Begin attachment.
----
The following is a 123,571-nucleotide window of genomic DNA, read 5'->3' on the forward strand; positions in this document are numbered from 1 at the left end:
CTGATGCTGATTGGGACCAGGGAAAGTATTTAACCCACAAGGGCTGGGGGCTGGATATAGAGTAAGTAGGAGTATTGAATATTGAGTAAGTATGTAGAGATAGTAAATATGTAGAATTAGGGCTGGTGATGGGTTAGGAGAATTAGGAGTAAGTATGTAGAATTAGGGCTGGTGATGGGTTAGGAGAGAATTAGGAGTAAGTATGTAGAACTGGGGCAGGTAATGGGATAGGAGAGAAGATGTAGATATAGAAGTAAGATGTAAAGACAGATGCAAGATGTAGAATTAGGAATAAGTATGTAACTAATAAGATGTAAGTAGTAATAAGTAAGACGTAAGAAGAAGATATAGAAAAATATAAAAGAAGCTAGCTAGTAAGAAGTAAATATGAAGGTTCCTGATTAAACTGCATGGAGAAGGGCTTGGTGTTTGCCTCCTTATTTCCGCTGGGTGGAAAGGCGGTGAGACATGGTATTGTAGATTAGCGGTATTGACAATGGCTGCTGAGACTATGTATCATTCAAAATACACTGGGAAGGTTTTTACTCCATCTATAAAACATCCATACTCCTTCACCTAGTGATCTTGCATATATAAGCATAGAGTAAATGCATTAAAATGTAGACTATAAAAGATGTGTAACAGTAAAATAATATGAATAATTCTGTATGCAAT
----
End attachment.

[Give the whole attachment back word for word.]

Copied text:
The following is a 123,571-nucleotide window of genomic DNA, read 5'->3' on the forward strand; positions in this document are numbered from 1 at the left end:
CTGATGCTGATTGGGACCAGGGAAAGTATTTAACCCACAAGGGCTGGGGGCTGGATATAGAGTAAGTAGGAGTATTGAATATTGAGTAAGTATGTAGAGATAGTAAATATGTAGAATTAGGGCTGGTGATGGGTTAGGAGAATTAGGAGTAAGTATGTAGAATTAGGGCTGGTGATGGGTTAGGAGAGAATTAGGAGTAAGTATGTAGAACTGGGGCAGGTAATGGGATAGGAGAGAAGATGTAGATATAGAAGTAAGATGTAAAGACAGATGCAAGATGTAGAATTAGGAATAAGTATGTAACTAATAAGATGTAAGTAGTAATAAGTAAGACGTAAGAAGAAGATATAGAAAAATATAAAAGAAGCTAGCTAGTAAGAAGTAAATATGAAGGTTCCTGATTAAACTGCATGGAGAAGGGCTTGGTGTTTGCCTCCTTATTTCCGCTGGGTGGAAAGGCGGTGAGACATGGTATTGTAGATTAGCGGTATTGACAATGGCTGCTGAGACTATGTATCATTCAAAATACACTGGGAAGGTTTTTACTCCATCTATAAAACATCCATACTCCTTCACCTAGTGATCTTGCATATATAAGCATAGAGTAAATGCATTAAAATGTAGACTATAAAAGATGTGTAACAGTAAAATAATATGAATAATTCTGTATGCAAT